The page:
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Turner Syndrome

National Organization for Rare Disorders, Inc.

Important

It is possible that the main title of the report Turner Syndrome is not the name you expected. Please check the synonyms listing to find the alternate name(s) and disorder subdivision(s) covered by this report.

Synonyms

  • 45,X syndrome
  • Bonnevie-Ullrich syndrome
  • monosomy X
  • Ullrich-Turner syndrome

Disorder Subdivisions

  • None

General Discussion

Summary

Turner syndrome is a rare chromosomal disorder that affects females. The disorder is characterized by partial or complete loss (monosomy) of one of the X chromosomes. Turner syndrome is highly variable and can differ dramatically from one person to another. Affected females can potentially develop a wide variety of symptoms, affecting many different organ systems. Common symptoms include short stature and premature ovarian failure, which can result in the failure to attain puberty. Most women with Turner syndrome are infertile. A variety of additional symptoms can occur including abnormalities of the eyes and ears, skeletal malformations, heart anomalies, and kidney abnormalities. Intelligence is usually normal, but affected individuals may experience certain learning disabilities. Turner syndrome may be diagnosed before birth or shortly after birth or during early childhood. However, in some cases, the disorder may not be diagnosed until well into adulthood, often as an incidental finding. The exact, underlying cause of Turner syndrome is not known. Furthermore, most cases do not run in families and appear to occur randomly for no apparent reason (sporadically).



Introduction

Turner syndrome is named for Henry Turner who, in 1938, was one of the first doctors to report on the disorder in the medical literature. Turner syndrome is one of the most common chromosomal disorders and likely the most common genetic disorder of females.

Resources

Human Growth Foundation

997 Glen Cove Avenue

Suite 5

Glen Head, NY 11545

Tel: (516)671-4041

Fax: (516)671-4055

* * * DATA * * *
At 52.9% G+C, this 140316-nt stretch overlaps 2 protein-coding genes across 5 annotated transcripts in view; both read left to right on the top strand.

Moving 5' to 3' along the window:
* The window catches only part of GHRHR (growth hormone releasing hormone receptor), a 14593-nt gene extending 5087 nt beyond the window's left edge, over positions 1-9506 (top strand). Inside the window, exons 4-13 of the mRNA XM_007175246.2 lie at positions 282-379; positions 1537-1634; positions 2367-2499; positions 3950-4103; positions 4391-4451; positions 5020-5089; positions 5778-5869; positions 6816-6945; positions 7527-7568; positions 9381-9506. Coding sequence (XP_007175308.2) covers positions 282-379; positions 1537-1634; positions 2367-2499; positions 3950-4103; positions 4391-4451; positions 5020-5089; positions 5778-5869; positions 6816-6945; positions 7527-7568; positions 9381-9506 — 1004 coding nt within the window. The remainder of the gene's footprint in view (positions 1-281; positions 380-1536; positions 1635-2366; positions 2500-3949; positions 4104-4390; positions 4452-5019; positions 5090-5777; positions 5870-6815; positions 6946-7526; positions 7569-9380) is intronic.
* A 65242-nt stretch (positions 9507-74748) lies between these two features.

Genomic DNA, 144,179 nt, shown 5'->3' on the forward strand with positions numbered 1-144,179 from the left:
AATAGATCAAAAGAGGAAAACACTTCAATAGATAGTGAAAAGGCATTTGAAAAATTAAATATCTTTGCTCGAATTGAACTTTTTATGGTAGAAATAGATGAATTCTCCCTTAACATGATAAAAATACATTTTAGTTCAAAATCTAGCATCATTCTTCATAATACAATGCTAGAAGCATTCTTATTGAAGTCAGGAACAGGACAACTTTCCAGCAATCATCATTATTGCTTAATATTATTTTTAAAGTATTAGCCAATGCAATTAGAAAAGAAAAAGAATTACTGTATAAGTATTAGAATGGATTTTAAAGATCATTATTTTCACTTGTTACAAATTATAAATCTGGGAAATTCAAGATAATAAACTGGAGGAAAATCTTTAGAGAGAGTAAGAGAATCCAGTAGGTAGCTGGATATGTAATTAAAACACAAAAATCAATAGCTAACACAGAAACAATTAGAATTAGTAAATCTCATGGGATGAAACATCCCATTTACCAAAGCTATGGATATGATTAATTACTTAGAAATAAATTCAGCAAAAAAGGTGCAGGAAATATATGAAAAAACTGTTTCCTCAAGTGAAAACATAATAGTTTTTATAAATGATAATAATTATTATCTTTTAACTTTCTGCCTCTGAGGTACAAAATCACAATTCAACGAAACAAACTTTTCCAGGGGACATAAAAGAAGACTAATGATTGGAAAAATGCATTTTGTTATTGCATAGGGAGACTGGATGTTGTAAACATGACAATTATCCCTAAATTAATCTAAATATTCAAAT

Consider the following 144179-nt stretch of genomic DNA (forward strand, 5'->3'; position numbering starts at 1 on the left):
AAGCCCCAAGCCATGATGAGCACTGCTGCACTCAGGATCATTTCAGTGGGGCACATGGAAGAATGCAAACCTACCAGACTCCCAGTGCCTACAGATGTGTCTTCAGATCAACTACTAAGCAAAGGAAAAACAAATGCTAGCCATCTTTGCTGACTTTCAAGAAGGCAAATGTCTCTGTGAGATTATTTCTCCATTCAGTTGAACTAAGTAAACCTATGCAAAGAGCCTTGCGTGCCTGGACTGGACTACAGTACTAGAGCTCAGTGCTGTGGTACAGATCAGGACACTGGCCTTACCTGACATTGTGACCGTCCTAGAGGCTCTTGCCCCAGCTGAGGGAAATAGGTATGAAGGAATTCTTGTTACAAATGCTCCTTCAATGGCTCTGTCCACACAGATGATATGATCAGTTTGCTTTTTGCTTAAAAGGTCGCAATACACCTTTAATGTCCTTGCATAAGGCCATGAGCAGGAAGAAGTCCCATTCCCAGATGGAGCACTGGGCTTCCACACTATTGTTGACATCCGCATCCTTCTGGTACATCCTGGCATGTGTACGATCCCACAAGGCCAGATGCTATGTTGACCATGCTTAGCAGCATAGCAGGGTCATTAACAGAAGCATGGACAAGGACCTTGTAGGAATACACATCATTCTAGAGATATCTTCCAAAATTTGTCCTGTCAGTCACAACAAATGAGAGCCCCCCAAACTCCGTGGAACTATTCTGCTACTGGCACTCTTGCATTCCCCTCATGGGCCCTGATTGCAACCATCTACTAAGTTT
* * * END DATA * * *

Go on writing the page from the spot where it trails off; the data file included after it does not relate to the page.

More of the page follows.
Tel: (800)451-6434

Email: hgf1@hgfound.org

Internet: http://www.hgfound.org/



MAGIC Foundation

6645 W. North Avenue

Oak Park, IL 60302

Tel: (708)383-0808

Fax: (708)383-0899

Tel: (800)362-4423

Email: mary@magicfoundation.org

Internet: http://www.magicfoundation.org



Turner Syndrome Society of the United States

11250 West Road, Suite G

Houston, TX 77065

Tel: (832)912-6006

Fax: (832)912-6446

Tel: (800)365-9944

Email: tssus@turnersyndrome.org

Internet: http://www.turnersyndrome.org



Turner's Syndrome Society of Canada

30 Cleary Avenue

Ottawa

Ontario, K2A 4A1

Canada

Tel: 6133212267

Fax: 6133212268

Tel: 8004656744

Email: info@turnersyndrome.ca

Internet: http://www.turnersyndrome.ca/index.html



NIH/National Institute of Child Health and Human Development

31 Center Dr

Building 31, Room 2A32

MSC2425

Bethesda, MD 20892

Fax: (866)760-5947

Tel: (800)370-2943

TDD: (888)320-6942

Email: NICHDInformationResourceCenter@mail.nih.gov

Internet: http://www.nichd.nih.gov/



Turner Syndrome Support Society (UK)

13 Simpson Court

11 South Ave

Clydebank Business Park

Clydebank, G81 2NR

Scottland

Tel: 0141 952 8006

Fax: 0141 952 8025

Tel: 0845 2307520

Email: Turner.Syndrome@tss.org.uk

Internet: http://www.tss.org.uk



Genetic and Rare Diseases (GARD) Information Center

PO Box 8126

Gaithersburg, MD 20898-8126

Tel: (301)251-4925

Fax: (301)251-4911

Tel: (888)205-2311

TDD: (888)205-3223

Internet: http://rarediseases.info.nih.gov/GARD/



Madisons Foundation

PO Box 241956

Los Angeles, CA 90024

Tel: (310)264-0826

Fax: (310)264-4766

Email: getinfo@madisonsfoundation.org

Internet: http://www.madisonsfoundation.org



Let Them Hear Foundation

1900 University Avenue, Suite 101

East Palo Alto, CA 94303

Tel: (650)462-3174

Fax: (650)462-3144

Email: info@letthemhear.org

Internet: http://www.letthemhear.org



For a Complete Report

This is an abstract of a report from the National Organization for Rare Disorders (NORD). A copy of the complete report can be downloaded free from the NORD website for registered users. The complete report contains additional information including symptoms, causes, affected population, related disorders, standard and investigational therapies (if available), and references from medical literature. For a full-text version of this topic, go to MyD-H, the Dartmouth-Hitchcock patient portal. You must be a registered MyD-H user for the Lebanon, Manchester, or Nashua locations to access this site.

The information provided in this report is not intended for diagnostic purposes. It is provided for informational purposes only. NORD recommends that affected individuals seek the advice or counsel of their own personal physicians.

It is possible that the title of this topic is not the name you selected. Please check the Synonyms listing to find the alternate name(s) and Disorder Subdivision(s) covered by this report

This disease entry is based upon medical information available through the date at the end of the topic. Since NORD's resources are limited, it is not possible to keep every entry in the Rare Disease Database completely current and accurate. Please check with the agencies listed in the Resources section for the most current information about this disorder.

For additional information and assistance about rare disorders, please contact the National Organization for Rare Disorders at P.O. Box 1968, Danbury, CT 06813-1968; phone (203) 744-0100; web site www.rarediseases.org or email orphan@rarediseases.org

Last Updated:  6/4/2012

Copyright  1986, 1987, 1988, 1989, 1990, 1991, 1992, 1994, 1995, 1996, 1997, 1999, 2004, 2008, 2012 National Organization for Rare Disorders, Inc.

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